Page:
Lost and Stolen Devices: A Gateway to Data Breaches and Leaks

When a computer is lost or stolen, the data it contains becomes vulnerable to unauthorized access. Despite substantial investments in endpoint security controls, devices are often not as secure as organizations would hope. This vulnerability has led to numerous high-profile data breaches over the years. ... When a computer falls into the wrong hands, unauthorized access to sensitive data becomes a real threat. Even if the device is password-protected, threat actors can employ various techniques to bypass security measures and gain access to files, emails, and other confidential information. ... Without encryption, thieves can easily access and misuse sensitive data, putting both individuals and organizations at risk. Having encryption enabled is often a legally required control, and not being able to prove its efficacy can expose an organization to liability. ... In some cases, lost or stolen computers are used as a means to gain physical access to corporate networks. If an employee’s laptop is stolen, and it contains access credentials or VPN configurations, the thief may use this information to infiltrate the organization’s network. 

Cracking the Code: Secure Software Architecture in a Generative AI World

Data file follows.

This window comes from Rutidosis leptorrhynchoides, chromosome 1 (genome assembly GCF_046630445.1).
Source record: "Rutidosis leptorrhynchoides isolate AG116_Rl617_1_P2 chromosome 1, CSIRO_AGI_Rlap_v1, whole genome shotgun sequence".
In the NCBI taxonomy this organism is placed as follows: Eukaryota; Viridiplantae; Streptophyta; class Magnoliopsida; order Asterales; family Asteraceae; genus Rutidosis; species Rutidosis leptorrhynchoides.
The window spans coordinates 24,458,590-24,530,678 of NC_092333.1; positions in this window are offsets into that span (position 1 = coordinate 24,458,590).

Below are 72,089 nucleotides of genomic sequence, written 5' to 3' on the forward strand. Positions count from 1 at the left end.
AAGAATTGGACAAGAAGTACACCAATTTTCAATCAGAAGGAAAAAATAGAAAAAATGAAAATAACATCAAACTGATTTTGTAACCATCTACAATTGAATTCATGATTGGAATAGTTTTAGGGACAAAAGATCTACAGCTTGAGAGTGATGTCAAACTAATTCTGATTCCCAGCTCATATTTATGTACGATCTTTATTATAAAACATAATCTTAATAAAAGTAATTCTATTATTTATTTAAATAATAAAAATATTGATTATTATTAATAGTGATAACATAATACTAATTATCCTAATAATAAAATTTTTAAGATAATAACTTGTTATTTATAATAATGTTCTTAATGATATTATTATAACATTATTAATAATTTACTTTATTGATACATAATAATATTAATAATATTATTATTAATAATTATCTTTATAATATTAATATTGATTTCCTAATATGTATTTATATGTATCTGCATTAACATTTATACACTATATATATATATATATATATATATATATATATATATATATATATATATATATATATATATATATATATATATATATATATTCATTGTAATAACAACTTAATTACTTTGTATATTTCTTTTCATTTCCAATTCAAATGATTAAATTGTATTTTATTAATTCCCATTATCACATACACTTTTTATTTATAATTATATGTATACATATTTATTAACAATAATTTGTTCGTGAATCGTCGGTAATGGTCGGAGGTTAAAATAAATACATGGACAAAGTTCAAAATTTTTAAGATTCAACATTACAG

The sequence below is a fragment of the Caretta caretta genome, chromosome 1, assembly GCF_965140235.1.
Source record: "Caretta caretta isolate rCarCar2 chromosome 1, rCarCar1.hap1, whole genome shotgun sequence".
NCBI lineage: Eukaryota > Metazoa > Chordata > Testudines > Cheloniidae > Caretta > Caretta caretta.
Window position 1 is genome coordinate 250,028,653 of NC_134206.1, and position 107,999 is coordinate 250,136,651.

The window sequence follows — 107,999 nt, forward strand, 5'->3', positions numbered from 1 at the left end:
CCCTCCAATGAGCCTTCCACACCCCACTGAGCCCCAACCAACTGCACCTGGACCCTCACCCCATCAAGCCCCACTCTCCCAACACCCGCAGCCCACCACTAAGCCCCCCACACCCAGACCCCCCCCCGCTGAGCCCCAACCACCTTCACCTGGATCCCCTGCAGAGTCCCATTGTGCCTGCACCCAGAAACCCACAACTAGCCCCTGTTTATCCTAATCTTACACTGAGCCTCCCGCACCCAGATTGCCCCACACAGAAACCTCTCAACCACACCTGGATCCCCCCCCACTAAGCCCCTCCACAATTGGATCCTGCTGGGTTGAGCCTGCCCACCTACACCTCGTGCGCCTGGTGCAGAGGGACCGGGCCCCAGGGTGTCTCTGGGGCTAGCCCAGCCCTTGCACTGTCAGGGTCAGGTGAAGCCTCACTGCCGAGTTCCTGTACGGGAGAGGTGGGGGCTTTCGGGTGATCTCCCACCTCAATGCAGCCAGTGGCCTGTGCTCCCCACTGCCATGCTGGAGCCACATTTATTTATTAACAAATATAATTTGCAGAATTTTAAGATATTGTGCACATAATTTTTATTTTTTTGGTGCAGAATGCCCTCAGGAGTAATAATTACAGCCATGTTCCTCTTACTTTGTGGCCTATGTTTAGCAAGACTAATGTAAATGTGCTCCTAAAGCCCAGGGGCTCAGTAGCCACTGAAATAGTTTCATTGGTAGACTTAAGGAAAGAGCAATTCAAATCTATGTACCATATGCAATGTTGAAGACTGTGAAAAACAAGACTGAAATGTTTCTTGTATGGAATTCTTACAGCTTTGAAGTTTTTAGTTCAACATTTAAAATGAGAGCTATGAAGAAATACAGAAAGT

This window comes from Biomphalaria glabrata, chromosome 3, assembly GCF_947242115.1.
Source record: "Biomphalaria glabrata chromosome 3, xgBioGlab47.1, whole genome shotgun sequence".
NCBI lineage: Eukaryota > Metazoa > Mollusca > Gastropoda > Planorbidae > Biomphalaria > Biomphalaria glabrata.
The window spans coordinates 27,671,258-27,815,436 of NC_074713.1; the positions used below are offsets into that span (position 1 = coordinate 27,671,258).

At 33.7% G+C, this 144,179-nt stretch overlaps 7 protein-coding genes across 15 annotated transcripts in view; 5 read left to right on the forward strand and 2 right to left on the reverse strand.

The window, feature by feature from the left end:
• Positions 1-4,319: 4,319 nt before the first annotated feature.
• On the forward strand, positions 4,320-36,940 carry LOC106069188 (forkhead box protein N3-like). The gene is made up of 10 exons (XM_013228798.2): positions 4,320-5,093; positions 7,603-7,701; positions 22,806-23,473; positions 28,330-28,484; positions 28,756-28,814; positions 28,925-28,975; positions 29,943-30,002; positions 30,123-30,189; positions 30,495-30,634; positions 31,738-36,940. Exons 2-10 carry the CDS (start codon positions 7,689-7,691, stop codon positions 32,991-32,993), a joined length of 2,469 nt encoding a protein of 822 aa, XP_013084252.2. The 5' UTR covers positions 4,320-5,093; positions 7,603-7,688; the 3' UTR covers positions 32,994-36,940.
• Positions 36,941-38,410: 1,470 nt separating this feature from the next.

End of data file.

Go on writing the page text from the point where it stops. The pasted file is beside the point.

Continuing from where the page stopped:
Code vulnerabilities serve as entry points for attackers. Given the complexity of GAI models, these vulnerabilities can be nuanced. We are in the early days of using code generation to inject vulnerabilities. Now is the time to take action by keeping humans in the loop with static code analysis and code reviews. Static Code Analysis:- Conducting static code analysis(SCA) can help identify vulnerabilities in the code without running the program. This is crucial as running a program with vulnerabilities could compromise the entire system. SCA also enables compliance monitoring to standards such as Federal Information Processing Standards FIPS) and other NIST guidelines. Code Reviews:- Peer-reviewed coding practices allow for a second set of eyes to catch potential vulnerabilities, reducing the likelihood of a security breach. Make this a mandatory step in your DevSecOps process to catch and fix issues before they escalate. The intricate nature of GAI models amplifies the risks associated with code-level vulnerabilities.